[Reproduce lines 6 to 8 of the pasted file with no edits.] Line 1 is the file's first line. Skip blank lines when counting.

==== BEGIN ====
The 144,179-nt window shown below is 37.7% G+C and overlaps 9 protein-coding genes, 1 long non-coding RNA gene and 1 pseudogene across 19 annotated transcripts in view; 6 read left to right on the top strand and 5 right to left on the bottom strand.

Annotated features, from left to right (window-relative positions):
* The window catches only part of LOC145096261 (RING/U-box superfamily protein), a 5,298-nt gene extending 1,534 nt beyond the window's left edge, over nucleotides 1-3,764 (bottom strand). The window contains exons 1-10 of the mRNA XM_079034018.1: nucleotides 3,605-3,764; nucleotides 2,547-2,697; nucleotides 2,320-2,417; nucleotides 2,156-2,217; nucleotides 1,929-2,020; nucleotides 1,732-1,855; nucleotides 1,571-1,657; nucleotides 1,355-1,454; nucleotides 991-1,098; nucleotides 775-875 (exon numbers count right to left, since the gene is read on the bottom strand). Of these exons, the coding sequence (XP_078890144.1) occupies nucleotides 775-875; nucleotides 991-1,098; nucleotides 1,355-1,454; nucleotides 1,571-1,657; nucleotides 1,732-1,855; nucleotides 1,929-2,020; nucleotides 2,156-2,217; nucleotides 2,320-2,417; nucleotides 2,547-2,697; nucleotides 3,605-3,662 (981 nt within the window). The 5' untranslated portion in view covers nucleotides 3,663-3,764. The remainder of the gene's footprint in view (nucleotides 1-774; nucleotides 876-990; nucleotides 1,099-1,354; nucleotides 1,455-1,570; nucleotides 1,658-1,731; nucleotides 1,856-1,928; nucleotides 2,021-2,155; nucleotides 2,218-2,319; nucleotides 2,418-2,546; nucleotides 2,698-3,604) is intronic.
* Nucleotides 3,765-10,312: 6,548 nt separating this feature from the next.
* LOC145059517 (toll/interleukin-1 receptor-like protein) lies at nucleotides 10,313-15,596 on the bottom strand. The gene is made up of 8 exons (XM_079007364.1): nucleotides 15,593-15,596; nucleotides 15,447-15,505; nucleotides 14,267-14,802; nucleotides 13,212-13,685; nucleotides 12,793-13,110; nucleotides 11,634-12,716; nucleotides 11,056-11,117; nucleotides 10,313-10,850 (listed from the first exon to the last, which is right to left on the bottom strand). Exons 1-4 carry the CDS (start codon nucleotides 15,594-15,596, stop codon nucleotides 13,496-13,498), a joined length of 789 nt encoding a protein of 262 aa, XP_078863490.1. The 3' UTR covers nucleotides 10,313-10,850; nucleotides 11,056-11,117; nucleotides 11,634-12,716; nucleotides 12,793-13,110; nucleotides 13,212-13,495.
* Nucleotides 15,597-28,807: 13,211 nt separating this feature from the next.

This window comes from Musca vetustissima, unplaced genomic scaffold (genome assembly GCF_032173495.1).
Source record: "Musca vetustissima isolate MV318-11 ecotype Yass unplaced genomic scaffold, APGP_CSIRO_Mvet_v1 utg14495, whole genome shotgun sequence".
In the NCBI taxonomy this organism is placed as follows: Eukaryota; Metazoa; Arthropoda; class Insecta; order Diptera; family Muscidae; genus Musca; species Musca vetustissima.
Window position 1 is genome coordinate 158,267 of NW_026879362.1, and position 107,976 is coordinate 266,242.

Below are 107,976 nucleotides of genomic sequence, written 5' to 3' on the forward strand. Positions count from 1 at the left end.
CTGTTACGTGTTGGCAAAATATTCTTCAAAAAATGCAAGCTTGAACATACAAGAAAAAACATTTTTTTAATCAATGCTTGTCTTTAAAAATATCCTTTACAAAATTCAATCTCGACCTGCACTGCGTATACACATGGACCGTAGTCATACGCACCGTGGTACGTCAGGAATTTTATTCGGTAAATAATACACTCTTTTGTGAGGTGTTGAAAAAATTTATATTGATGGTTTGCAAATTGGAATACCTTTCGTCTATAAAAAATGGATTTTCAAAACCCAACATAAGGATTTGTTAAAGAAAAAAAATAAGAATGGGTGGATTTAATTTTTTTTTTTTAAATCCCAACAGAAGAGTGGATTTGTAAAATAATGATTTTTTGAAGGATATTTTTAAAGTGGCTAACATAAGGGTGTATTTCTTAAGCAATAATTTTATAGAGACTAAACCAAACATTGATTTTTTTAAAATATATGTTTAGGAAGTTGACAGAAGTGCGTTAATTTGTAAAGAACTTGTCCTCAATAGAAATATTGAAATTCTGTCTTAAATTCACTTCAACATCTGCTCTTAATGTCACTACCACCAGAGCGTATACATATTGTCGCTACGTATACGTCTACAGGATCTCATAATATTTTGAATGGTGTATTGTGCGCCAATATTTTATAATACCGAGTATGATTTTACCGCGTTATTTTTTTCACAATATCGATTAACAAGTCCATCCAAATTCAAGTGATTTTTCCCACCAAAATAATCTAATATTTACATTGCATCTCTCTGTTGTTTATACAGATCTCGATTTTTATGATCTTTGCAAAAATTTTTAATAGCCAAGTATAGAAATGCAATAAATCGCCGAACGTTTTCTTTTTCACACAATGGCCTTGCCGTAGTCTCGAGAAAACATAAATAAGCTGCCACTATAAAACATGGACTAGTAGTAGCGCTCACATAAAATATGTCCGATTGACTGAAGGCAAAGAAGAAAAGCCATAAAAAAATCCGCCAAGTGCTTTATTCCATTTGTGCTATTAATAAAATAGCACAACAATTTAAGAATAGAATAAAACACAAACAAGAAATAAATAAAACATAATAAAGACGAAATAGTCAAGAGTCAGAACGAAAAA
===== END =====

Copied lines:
* Nucleotides 15,597-28,807: 13,211 nt separating this feature from the next.

This window comes from Musca vetustissima, unplaced genomic scaffold (genome assembly GCF_032173495.1).
Source record: "Musca vetustissima isolate MV318-11 ecotype Yass unplaced genomic scaffold, APGP_CSIRO_Mvet_v1 utg14495, whole genome shotgun sequence".